Congratulations to Dennis VanEngelsdorp for being quoted with good news in the New York Times!
Click link for full story. http://www.nytimes.com/2014/05/16/us/honeybees-report.html?ref=science&_r=0
Synopsis for Dr. Dilip Venugopal’s colloquium talk, “Spatial heterogeneity of stink bug (Hemiptera: Pentatomidae) populations in agricultural systems”
This week’s colloquium again focused on the brown marmorated stink bug (BMSB). While BMSB is best known for terrorizing area residents in their homes, BMSB also feeds on a wide range of plants and is a major agricultural pest of field crops, fruit, vegetables, and ornamentals. In the exciting conclusion to this semester’s colloquium series, Dr. Dilip Venugopal presented his findings from extensive research on the BMSB in mid-Atlantic field crops.
Dr. Venugopal’s work focused on understanding the spatial patterns of stink bug population dynamics. He conducted extensive field surveys to examine these patterns at various spatial scales, which included localized portions of agriculture plots, whole crop fields and the mid-Atlantic region. Dr. Venugopal’s research illustrates the roles of landscape and environment in facilitating the outbreak and spread of stink bugs.
In his initial study, Dr. Venugopal analyzed stink bug density and crop damage along the edges of corn and soy fields. Dramatically, his team found a majority of stink bugs in these fields were BMSB (97% and 93% on corn and soybean plants, respectively). BMSB densities were also higher adjacent to woods compared to open areas. This difference was likely because BMSB moved into crops from tree hosts in the woods and, upon settling in the crops, laid their eggs in the field edge. The small nymphs do not travel far after hatching. Additionally, Asian trees found in adjacent woods, such asAilanthus and Paulownia, were common hosts for the BMSB, an Asian native. Regarding crop damage, both corn and soy experienced a loss in quality while only soy had lesser yields as a result of feeding.
Following the edge survey, the next focus studied the spatiotemporal distributions of stink bug distribution in a field. Dr. Venugopal hypothesized that as corn matures, stink bugs would migrate to soy fields. He found that there was a stage structure difference between the two crops. While small nymphs were primarily found on corn, large nymphs and adults were found on the soy plants. Data also revealed BMSB preferred plants with fruiting bodies (ears of corn or soy bean pods) over those without, particularly the milk and dough stages in corn and pod filling stages in soybean. The movement of large nymphs and adults to the soy is likely due to the nutritional quality of the plants. Bugs favor higher sugar and nitrogen content and BMSB migrated from corn into soy when it was most nutritious.
The final aim of his research was to gain an understanding of the spatial heterogeneity across a larger regional scale. Collaborating with researchers from Virginia Tech and University of Delaware, Dr. Venugopal compiled data from 208 soybean fields across 4 states (Delaware, Maryland, Virginia, and West Virginia). He analyzed 45 temperatures, environmental, and land use variables to determine what was driving patterns in stink bug abundance across the region. The methods used for analyzing the spatial patterns can be found here. Results showed that the influence of adjacent habitat was limited to within fields, and that temperature and urbanized regions were the primary factors structuring BMSB abundance patterns across mid-Atlantic region. The main difference between BMSB and other native stink bugs was its association with urban zones, while the native species were associated with forested areas.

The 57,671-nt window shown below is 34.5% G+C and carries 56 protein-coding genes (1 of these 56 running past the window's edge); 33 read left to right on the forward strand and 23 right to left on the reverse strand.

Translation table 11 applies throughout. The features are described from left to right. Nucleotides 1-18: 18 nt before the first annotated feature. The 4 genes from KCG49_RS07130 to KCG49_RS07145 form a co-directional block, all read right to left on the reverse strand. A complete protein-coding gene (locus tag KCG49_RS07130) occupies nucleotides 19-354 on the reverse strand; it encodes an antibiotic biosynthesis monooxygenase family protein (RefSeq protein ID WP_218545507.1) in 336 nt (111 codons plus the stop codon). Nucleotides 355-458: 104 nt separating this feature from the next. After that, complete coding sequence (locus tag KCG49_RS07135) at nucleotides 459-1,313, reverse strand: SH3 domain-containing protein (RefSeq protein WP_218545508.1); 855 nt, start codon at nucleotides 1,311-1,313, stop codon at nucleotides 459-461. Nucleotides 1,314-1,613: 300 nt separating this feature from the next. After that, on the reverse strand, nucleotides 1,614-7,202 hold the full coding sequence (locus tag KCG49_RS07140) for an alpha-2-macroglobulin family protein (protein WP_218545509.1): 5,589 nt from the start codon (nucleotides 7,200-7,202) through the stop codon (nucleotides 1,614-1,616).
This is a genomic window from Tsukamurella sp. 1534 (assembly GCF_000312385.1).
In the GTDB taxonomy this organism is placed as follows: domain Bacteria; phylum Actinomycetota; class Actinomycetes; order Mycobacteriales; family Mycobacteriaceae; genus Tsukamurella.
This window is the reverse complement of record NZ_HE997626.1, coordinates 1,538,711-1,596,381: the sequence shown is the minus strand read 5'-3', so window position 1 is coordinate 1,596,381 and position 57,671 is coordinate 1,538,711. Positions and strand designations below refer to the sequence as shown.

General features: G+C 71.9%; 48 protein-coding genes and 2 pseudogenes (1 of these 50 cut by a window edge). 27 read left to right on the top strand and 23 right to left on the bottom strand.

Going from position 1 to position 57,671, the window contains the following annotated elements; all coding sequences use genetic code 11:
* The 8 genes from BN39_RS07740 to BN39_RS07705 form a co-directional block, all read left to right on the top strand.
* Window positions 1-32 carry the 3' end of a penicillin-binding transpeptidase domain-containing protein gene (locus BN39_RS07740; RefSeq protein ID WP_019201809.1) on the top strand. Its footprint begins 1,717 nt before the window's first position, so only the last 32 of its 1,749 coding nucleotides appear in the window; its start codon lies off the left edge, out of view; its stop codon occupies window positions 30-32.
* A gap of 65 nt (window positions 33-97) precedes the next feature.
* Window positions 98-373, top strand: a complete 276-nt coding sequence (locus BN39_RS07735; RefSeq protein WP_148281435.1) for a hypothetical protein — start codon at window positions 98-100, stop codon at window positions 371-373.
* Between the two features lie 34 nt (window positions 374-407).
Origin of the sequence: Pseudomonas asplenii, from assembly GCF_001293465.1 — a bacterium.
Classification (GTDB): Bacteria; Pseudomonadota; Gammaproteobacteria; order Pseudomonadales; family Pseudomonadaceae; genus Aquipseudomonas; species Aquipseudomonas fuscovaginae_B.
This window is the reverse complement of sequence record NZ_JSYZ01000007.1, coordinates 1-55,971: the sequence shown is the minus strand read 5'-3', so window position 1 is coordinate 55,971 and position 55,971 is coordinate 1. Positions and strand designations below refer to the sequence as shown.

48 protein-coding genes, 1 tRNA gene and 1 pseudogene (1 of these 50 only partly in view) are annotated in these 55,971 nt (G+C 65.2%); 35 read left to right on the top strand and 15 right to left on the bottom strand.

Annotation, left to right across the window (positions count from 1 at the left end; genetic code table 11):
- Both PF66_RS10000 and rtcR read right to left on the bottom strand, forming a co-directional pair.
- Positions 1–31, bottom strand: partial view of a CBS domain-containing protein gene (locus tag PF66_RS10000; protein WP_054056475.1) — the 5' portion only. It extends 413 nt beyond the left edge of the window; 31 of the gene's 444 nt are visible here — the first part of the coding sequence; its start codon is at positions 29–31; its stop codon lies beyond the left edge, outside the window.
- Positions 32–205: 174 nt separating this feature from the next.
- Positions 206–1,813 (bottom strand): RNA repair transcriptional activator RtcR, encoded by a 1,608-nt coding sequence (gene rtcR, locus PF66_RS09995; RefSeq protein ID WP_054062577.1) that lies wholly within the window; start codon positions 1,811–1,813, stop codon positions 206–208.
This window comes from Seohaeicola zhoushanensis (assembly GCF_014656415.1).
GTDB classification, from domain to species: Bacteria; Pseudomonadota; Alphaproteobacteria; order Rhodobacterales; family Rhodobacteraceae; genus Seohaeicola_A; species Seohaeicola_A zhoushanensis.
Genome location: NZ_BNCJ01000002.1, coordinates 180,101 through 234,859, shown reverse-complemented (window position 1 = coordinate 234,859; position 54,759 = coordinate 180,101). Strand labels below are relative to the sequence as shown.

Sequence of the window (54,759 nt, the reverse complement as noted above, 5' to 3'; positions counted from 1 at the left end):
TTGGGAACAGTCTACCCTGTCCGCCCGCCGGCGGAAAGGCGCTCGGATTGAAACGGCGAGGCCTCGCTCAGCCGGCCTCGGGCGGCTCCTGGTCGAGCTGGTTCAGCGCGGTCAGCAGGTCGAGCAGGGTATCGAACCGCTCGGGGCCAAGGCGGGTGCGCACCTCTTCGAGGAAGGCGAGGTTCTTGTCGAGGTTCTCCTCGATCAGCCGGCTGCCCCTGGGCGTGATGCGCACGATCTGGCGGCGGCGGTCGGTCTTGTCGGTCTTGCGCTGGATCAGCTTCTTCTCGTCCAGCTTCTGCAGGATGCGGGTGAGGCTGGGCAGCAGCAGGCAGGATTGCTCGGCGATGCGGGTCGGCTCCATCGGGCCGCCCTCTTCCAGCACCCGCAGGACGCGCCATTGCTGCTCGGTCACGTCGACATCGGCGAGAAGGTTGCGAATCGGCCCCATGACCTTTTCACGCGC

Based on his findings, Dr. Venugopal concluded the placement and arrangement of crops are important to reducing stink bug outbreaks. Dr. Venugopal recommends the avoidance of shared boundaries of corn and soybeans. Planting times should be considered with an aim to break the synchrony of crop stages. Finally, the high density of stink bugs along field edges makes insecticide treatment of entire fields unnecessary. Instead, insecticide applications could be reduced by limiting treatment to edges only, particularly those bordering woods.
Once considered a secondary agriculture pest, stink bugs have gained increased attention due to the recent introduction of the brown marmorated stink bug. The economic importance of this pest cannot be understated. Last year this bug caused an estimated $73 million in damage to soybean crops across 11 states. Dr. Venugopal research is as a much needed driver advocating necessary changes in crop and pest management practices.
Kevin Ulrich is a PhD candidate in the Thorne Lab. His current research involves host-pathogen relationships and how natural controls can best be utilized in urban environments using Cimex lectularius, the common bed bug, as a model organism. This research is aimed at reducing chemical pesticide reliance in favor of greener and safer alternatives.
Erik Bergmann is a third year masters student in Michael Raupp’s lab conducting research on patterns of host use by BMSB in woody ornamental plant species. He is graduating in August and will be joining Bartlett Tree Experts in June.
Becca Wilson is a first year masters student in Bill Lamp’s lab. She is currently studying the distribution patterns of nuisanceblack flies in Washington County, Maryland.
Congratulations to Tammatha O'Brien for the Board of Visitor's Dean's Outstanding Lecturer Award!
Congratulations to Paula Shrewsbury and the Insect Zoo team for winning the award for the Best Children's Event for Maryland Day 2014!.
Congratulations to our own Dr. Mike Raupp who was recognized at the CMNS 10th Annual Alumni Festival in April as the Entomology Honoree of the year!